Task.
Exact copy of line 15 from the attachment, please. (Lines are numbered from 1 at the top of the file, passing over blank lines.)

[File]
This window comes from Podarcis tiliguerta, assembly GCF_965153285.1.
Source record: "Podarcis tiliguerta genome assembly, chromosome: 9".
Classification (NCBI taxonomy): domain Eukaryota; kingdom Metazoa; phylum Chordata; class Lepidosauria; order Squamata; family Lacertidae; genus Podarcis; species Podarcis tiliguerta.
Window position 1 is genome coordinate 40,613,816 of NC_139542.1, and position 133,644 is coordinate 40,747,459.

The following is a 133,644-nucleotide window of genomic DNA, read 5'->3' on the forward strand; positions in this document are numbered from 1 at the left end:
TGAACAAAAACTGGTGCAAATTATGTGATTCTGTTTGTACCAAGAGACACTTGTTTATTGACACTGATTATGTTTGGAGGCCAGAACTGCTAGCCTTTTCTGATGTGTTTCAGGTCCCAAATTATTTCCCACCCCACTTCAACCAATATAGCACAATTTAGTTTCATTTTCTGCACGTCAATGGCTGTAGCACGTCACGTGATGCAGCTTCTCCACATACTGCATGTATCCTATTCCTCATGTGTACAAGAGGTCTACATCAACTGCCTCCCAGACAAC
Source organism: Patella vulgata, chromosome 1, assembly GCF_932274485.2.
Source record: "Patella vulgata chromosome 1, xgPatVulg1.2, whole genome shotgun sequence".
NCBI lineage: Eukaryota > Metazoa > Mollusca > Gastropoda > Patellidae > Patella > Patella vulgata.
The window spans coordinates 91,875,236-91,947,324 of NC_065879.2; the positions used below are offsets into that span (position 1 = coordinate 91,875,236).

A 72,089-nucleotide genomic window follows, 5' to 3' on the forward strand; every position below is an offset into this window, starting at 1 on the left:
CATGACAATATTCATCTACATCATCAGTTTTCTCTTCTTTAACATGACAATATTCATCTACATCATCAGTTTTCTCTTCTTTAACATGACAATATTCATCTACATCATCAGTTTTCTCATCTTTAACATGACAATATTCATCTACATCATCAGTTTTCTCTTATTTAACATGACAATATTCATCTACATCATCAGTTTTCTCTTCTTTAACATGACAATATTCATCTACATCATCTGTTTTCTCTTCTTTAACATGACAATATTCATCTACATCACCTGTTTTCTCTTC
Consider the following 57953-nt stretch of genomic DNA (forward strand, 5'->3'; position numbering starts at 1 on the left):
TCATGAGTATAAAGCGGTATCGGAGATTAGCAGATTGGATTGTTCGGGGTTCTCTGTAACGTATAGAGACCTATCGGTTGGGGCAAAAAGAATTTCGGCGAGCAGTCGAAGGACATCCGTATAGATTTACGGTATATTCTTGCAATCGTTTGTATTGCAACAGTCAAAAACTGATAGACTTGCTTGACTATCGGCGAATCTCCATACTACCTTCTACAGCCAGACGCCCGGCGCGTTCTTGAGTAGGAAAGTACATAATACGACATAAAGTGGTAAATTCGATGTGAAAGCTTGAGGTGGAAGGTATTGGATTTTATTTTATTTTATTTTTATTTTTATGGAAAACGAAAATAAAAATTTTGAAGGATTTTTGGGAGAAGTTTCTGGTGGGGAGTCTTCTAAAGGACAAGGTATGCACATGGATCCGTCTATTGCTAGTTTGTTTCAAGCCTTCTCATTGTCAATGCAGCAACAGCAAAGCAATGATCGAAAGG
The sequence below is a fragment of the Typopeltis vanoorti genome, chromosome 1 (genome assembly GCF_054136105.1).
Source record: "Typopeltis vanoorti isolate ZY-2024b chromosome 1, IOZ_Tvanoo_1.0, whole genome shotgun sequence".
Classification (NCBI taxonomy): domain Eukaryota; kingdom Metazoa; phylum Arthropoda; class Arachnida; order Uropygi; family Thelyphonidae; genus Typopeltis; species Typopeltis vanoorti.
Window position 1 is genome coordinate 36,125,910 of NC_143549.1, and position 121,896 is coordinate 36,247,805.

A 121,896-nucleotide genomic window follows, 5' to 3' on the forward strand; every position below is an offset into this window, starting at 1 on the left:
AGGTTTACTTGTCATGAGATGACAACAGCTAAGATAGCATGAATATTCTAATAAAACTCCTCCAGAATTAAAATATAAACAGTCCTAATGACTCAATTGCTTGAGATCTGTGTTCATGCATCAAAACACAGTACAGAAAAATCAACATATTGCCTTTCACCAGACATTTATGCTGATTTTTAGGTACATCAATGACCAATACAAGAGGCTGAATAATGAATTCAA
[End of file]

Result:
The sequence below is a fragment of the Typopeltis vanoorti genome, chromosome 1 (genome assembly GCF_054136105.1).